Cold food display
Sgt. John Thomas, a member of the Fort Sill, Okla., team, carefully adjusts the alignment of a plate during a Team Buffet/Cold Food table display event early Saturday morning at the Post Field House on Fort Lee. Teams competing in the 37th Annual Culinary Arts Competition category had to "demonstrate the beauty, skill and perfection of the culinary arts.

FORT LEE, Va. (March 8, 2012) -- Appearance means a lot in the food service industry.

Ugly food, even if it tastes OK, is more likely to be passed up by picky eaters. It's also a matter of pride and creativity … accomplished cooks view food as an art form that should please the senses as well as the stomach.

That's why a lot of emphasis was placed on plating and table presentations during the 37th Annual Military Culinary Arts Competition that will conclude with a final awards ceremony Friday at the Fort Lee Theater. In one particular event -- Team Buffet/Cold Food -- looks meant everything as participants created elaborate food displays with themes like Captain Hook, Mardi Gras, under the sea and more.

"The smallest details determine the winners here," said Sgt. John Thomas, a member of the culinary team representing Fort Sill, Okla. "The judges want to see the cleanliness of your aspect -- that all of your pieces are well put together, good variety, multiple kinds of cuts, clean lines and straight edges. Cleanliness of the plate is a big thing also. Really, the standard is to be perfect and then improve on it from there."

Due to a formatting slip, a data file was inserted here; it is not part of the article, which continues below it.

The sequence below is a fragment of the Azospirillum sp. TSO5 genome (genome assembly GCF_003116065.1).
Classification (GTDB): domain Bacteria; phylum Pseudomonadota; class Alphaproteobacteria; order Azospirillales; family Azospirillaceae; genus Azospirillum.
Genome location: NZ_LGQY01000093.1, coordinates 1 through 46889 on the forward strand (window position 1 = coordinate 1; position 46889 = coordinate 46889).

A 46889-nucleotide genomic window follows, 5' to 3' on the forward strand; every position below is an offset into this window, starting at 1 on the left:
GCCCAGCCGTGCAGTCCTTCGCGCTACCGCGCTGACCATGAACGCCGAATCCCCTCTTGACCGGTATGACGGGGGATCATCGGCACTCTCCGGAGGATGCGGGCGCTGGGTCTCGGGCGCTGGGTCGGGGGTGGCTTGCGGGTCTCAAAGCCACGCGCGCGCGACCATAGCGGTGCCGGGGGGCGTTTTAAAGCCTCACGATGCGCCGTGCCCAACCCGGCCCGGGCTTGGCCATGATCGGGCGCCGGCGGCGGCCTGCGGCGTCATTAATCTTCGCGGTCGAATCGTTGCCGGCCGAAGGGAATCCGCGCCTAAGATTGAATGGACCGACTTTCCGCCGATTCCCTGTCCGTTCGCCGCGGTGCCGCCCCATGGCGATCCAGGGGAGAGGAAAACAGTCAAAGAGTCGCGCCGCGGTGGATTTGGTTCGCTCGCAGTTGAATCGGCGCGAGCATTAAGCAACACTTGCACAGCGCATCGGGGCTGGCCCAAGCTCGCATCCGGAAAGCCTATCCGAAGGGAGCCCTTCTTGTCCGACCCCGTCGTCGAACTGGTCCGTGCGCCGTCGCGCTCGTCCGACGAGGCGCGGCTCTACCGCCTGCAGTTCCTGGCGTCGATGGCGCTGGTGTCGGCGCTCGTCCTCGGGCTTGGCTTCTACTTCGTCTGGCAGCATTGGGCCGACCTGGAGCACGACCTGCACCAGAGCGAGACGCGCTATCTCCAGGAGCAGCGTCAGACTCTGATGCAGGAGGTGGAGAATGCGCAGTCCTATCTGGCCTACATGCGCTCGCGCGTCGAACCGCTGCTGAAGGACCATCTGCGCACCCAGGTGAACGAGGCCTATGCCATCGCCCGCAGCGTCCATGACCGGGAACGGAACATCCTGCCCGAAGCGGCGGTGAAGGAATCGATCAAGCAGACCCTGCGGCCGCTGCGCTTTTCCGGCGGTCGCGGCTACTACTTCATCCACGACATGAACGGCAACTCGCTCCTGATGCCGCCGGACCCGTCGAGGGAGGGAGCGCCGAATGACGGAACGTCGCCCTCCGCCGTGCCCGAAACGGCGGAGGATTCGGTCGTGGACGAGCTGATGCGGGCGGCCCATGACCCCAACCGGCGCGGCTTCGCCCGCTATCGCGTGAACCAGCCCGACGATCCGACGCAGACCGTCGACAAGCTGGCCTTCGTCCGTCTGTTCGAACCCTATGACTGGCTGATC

The competition guidelines for the Team Buffet/Cold Food event read as follows: "Every team must prepare a cold food buffet table (with) a minimum of seven mandatory entries, all with a common theme, and will showcase the team's ability to work together and produce a work of culinary art. These tables are the epitome of beauty, skill and perfection. Included are hors d' oeuvres, plated appetizers, plated desserts, buffet platters and dessert platters. This category demonstrates the differences between cookery and culinary art."

"It takes a lot of hours to get to this point," noted Spc. Ielle Cushionberry, a member of the team from Fort Polk, La., that was toiling over its table early Saturday morning at the Post Field House. The rules stated that they had to be finished and out of the area by 7 a.m. so judges could begin their assessments of the displays. "We have been working at this for the past 24 hours, non-stop," she said. "At this point, it's nothing less than a labor of love. We want it to be perfect."

At a neighboring table, a team of enlisted aides for the Chairman of the Joint Chiefs of Staff was building its table display as well. The showcase included a centerpiece with white lilies erupting from an assortment of glass vases. Hors d'oeuvres and appetizers were being carefully arranged on glass platters under the watchful eye of long-time competitors like Staff Sgt. Billy Daugette and Sgt. Maj. Mark Morgan.

"This is one of those events where the stress can really bring you down," Thomas said. "That's why you have to work together to keep that motivation up. Appreciating those moments when you can step back and say 'I did an awesome job' is important also. And the real payoff of a competition like this is that feeling of accomplishment when you're standing up there with your peers realizing what it means to be part of this team. It's definitely motivating because most of us walk away from this thinking how much more it will take to do better next year."

According to results found on the competition's social media page -- www.facebook.com/Army.Culinary -- forts Stewart and Hood have earned silver medals for their team buffet entry. All others have received bronze medals or an honorable mention. The final day of competition was Wednesday.

Page last updated Thu March 8th, 2012 at 00:00